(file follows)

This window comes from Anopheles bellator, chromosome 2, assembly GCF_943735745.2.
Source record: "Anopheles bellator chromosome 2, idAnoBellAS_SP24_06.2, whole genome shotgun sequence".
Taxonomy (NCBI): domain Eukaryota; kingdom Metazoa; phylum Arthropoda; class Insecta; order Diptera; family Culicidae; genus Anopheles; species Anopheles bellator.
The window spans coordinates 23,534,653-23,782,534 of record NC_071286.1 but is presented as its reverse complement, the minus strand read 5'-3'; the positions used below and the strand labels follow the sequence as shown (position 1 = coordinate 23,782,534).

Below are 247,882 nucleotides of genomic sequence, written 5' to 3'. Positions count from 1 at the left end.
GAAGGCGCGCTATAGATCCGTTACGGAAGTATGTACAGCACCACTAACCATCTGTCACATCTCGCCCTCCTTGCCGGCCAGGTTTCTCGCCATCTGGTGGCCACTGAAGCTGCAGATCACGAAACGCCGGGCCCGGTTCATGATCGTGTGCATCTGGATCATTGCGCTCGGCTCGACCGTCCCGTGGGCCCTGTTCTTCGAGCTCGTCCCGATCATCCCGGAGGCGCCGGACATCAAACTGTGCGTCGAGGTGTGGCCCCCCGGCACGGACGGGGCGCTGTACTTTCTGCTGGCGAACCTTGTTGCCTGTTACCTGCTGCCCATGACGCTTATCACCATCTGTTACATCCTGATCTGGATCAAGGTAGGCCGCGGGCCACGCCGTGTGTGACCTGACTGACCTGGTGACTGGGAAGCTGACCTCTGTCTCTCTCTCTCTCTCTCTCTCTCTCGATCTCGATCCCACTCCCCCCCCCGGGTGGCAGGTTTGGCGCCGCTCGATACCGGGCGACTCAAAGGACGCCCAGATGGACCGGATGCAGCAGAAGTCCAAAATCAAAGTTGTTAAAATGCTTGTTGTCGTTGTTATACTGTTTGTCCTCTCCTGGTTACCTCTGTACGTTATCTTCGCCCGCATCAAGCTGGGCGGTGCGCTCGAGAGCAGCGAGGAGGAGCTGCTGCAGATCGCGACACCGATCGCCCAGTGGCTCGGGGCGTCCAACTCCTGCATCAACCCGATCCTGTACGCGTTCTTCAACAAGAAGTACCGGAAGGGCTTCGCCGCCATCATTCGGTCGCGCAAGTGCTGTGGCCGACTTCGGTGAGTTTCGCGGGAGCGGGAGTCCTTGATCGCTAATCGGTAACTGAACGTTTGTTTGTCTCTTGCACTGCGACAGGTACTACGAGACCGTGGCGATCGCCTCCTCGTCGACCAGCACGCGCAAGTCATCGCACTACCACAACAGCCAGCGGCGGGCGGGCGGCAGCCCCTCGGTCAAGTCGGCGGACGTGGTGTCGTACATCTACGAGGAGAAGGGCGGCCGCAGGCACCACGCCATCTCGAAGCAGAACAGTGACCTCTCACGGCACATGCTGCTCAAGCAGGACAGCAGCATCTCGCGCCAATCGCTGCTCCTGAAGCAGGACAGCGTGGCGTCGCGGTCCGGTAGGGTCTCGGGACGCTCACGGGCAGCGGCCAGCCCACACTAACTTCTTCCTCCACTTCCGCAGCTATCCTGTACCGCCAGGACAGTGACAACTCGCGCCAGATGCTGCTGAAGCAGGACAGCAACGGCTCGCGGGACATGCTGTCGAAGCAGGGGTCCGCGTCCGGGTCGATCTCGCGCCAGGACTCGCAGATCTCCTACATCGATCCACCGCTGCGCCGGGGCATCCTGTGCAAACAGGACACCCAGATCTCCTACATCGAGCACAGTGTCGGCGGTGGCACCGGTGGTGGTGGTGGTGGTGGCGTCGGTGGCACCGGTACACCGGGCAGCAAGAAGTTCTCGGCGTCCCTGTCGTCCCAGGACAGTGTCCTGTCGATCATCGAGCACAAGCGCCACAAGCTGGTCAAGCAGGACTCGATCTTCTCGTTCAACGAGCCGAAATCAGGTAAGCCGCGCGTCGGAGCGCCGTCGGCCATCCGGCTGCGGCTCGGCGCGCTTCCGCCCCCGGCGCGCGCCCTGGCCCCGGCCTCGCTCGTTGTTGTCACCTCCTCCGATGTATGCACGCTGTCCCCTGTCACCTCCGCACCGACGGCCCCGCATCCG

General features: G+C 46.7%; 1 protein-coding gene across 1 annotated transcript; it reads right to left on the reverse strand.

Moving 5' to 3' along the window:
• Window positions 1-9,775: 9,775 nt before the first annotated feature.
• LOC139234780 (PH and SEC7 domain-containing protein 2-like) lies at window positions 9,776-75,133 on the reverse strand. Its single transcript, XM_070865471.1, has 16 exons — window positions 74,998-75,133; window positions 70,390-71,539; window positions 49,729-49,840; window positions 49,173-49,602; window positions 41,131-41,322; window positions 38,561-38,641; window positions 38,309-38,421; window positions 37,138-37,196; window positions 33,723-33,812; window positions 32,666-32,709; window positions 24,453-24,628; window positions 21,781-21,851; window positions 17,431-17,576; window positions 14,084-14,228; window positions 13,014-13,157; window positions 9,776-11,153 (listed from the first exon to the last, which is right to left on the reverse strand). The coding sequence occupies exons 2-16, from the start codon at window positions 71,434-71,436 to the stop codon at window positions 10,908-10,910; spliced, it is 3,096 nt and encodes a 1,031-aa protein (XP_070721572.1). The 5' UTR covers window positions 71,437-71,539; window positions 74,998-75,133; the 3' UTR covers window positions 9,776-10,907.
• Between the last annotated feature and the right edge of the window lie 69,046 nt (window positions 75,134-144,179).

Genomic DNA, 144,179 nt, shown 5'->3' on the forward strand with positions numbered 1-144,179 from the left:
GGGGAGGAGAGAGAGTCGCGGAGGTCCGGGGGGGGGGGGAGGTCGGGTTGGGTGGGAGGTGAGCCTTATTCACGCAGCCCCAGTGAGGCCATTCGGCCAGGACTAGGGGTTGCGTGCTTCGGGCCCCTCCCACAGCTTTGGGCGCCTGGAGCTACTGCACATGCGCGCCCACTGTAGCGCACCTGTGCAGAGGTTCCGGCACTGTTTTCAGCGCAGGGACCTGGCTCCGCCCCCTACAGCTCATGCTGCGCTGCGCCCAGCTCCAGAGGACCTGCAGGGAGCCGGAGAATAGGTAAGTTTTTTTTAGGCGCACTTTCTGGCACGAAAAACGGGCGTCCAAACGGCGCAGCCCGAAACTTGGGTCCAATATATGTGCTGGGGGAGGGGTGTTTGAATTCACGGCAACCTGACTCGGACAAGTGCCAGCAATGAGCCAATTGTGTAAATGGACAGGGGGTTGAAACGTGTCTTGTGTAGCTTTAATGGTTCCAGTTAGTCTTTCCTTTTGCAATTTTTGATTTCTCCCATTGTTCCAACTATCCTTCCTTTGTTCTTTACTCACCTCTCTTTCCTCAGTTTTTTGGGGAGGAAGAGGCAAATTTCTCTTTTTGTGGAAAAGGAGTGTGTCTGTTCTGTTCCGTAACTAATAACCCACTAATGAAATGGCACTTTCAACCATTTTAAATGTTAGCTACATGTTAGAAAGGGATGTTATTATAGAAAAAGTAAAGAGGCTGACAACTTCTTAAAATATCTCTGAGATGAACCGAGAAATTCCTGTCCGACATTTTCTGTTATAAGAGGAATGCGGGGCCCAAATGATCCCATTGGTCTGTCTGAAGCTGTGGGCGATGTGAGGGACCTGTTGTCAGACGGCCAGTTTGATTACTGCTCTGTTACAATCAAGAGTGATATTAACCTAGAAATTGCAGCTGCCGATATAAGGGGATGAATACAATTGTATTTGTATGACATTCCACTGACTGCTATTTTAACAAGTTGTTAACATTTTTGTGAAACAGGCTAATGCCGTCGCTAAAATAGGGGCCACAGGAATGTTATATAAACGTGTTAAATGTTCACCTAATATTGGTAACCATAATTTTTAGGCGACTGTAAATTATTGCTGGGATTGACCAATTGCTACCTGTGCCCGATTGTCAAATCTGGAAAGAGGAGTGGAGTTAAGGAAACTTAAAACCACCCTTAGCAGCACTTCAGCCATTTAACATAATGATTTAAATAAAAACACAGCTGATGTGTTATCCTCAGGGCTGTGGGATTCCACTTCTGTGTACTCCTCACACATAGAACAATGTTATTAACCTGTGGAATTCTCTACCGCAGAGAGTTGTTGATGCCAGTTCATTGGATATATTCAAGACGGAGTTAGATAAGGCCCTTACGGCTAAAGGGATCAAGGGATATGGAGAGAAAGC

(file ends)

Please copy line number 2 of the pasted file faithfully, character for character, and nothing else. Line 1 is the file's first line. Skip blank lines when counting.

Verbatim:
Source record: "Anopheles bellator chromosome 2, idAnoBellAS_SP24_06.2, whole genome shotgun sequence".